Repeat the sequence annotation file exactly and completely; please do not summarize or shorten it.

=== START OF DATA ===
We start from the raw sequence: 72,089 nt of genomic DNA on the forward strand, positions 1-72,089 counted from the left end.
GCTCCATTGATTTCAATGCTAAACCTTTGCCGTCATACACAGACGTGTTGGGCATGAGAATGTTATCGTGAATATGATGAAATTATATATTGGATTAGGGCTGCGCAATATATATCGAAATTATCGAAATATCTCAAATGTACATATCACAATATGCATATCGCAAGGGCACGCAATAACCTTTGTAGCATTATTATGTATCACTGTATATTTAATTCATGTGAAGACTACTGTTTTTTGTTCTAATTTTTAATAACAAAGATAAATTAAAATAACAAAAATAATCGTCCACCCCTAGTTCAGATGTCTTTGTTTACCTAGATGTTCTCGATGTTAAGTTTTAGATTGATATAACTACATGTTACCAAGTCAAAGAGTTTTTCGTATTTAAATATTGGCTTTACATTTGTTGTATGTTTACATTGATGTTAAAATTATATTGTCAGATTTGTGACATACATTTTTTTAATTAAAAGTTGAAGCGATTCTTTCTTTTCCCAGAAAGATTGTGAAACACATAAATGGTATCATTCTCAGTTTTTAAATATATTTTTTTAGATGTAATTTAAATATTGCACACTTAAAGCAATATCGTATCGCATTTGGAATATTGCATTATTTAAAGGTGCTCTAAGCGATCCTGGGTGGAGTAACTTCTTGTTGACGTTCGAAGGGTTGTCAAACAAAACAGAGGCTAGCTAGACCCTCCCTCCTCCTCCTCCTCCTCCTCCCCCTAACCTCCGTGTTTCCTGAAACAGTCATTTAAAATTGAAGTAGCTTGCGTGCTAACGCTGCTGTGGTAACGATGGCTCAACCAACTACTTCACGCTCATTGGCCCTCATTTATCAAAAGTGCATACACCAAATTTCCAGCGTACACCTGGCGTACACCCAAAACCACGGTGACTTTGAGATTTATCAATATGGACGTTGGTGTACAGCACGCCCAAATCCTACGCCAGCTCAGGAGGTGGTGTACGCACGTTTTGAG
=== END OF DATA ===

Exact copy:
We start from the raw sequence: 72,089 nt of genomic DNA on the forward strand, positions 1-72,089 counted from the left end.
GCTCCATTGATTTCAATGCTAAACCTTTGCCGTCATACACAGACGTGTTGGGCATGAGAATGTTATCGTGAATATGATGAAATTATATATTGGATTAGGGCTGCGCAATATATATCGAAATTATCGAAATATCTCAAATGTACATATCACAATATGCATATCGCAAGGGCACGCAATAACCTTTGTAGCATTATTATGTATCACTGTATATTTAATTCATGTGAAGACTACTGTTTTTTGTTCTAATTTTTAATAACAAAGATAAATTAAAATAACAAAAATAATCGTCCACCCCTAGTTCAGATGTCTTTGTTTACCTAGATGTTCTCGATGTTAAGTTTTAGATTGATATAACTACATGTTACCAAGTCAAAGAGTTTTTCGTATTTAAATATTGGCTTTACATTTGTTGTATGTTTACATTGATGTTAAAATTATATTGTCAGATTTGTGACATACATTTTTTTAATTAAAAGTTGAAGCGATTCTTTCTTTTCCCAGAAAGATTGTGAAACACATAAATGGTATCATTCTCAGTTTTTAAATATATTTTTTTAGATGTAATTTAAATATTGCACACTTAAAGCAATATCGTATCGCATTTGGAATATTGCATTATTTAAAGGTGCTCTAAGCGATCCTGGGTGGAGTAACTTCTTGTTGACGTTCGAAGGGTTGTCAAACAAAACAGAGGCTAGCTAGACCCTCCCTCCTCCTCCTCCTCCTCCTCCCCCTAACCTCCGTGTTTCCTGAAACAGTCATTTAAAATTGAAGTAGCTTGCGTGCTAACGCTGCTGTGGTAACGATGGCTCAACCAACTACTTCACGCTCATTGGCCCTCATTTATCAAAAGTGCATACACCAAATTTCCAGCGTACACCTGGCGTACACCCAAAACCACGGTGACTTTGAGATTTATCAATATGGACGTTGGTGTACAGCACGCCCAAATCCTACGCCAGCTCAGGAGGTGGTGTACGCACGTTTTGAG